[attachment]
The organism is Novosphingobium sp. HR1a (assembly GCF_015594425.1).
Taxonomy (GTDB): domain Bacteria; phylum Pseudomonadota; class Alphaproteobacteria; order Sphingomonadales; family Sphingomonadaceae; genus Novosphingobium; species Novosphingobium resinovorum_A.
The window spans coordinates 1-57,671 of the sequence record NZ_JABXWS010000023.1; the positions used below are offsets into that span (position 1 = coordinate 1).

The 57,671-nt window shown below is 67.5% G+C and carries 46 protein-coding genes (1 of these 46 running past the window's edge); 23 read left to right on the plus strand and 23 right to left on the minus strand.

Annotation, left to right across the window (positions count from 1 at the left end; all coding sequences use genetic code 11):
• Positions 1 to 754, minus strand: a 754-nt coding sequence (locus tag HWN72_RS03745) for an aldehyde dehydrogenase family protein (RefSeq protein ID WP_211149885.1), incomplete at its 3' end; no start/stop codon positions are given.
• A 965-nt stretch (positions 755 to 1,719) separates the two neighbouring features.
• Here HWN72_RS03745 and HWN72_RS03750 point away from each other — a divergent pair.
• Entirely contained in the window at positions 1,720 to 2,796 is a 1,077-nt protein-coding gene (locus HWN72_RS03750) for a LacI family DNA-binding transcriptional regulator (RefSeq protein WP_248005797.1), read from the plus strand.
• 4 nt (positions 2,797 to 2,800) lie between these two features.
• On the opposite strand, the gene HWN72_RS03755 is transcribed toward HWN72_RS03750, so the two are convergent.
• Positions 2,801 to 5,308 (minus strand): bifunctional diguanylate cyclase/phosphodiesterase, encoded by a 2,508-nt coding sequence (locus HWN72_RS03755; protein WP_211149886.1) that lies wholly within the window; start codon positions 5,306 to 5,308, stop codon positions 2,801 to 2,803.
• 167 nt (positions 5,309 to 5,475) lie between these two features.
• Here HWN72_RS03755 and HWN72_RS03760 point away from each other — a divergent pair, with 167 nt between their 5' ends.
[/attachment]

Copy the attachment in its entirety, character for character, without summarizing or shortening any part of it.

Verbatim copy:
The organism is Novosphingobium sp. HR1a (assembly GCF_015594425.1).
Taxonomy (GTDB): domain Bacteria; phylum Pseudomonadota; class Alphaproteobacteria; order Sphingomonadales; family Sphingomonadaceae; genus Novosphingobium; species Novosphingobium resinovorum_A.
The window spans coordinates 1-57,671 of the sequence record NZ_JABXWS010000023.1; the positions used below are offsets into that span (position 1 = coordinate 1).

The 57,671-nt window shown below is 67.5% G+C and carries 46 protein-coding genes (1 of these 46 running past the window's edge); 23 read left to right on the plus strand and 23 right to left on the minus strand.

Annotation, left to right across the window (positions count from 1 at the left end; all coding sequences use genetic code 11):
• Positions 1 to 754, minus strand: a 754-nt coding sequence (locus tag HWN72_RS03745) for an aldehyde dehydrogenase family protein (RefSeq protein ID WP_211149885.1), incomplete at its 3' end; no start/stop codon positions are given.
• A 965-nt stretch (positions 755 to 1,719) separates the two neighbouring features.
• Here HWN72_RS03745 and HWN72_RS03750 point away from each other — a divergent pair.
• Entirely contained in the window at positions 1,720 to 2,796 is a 1,077-nt protein-coding gene (locus HWN72_RS03750) for a LacI family DNA-binding transcriptional regulator (RefSeq protein WP_248005797.1), read from the plus strand.
• 4 nt (positions 2,797 to 2,800) lie between these two features.
• On the opposite strand, the gene HWN72_RS03755 is transcribed toward HWN72_RS03750, so the two are convergent.
• Positions 2,801 to 5,308 (minus strand): bifunctional diguanylate cyclase/phosphodiesterase, encoded by a 2,508-nt coding sequence (locus HWN72_RS03755; protein WP_211149886.1) that lies wholly within the window; start codon positions 5,306 to 5,308, stop codon positions 2,801 to 2,803.
• 167 nt (positions 5,309 to 5,475) lie between these two features.
• Here HWN72_RS03755 and HWN72_RS03760 point away from each other — a divergent pair, with 167 nt between their 5' ends.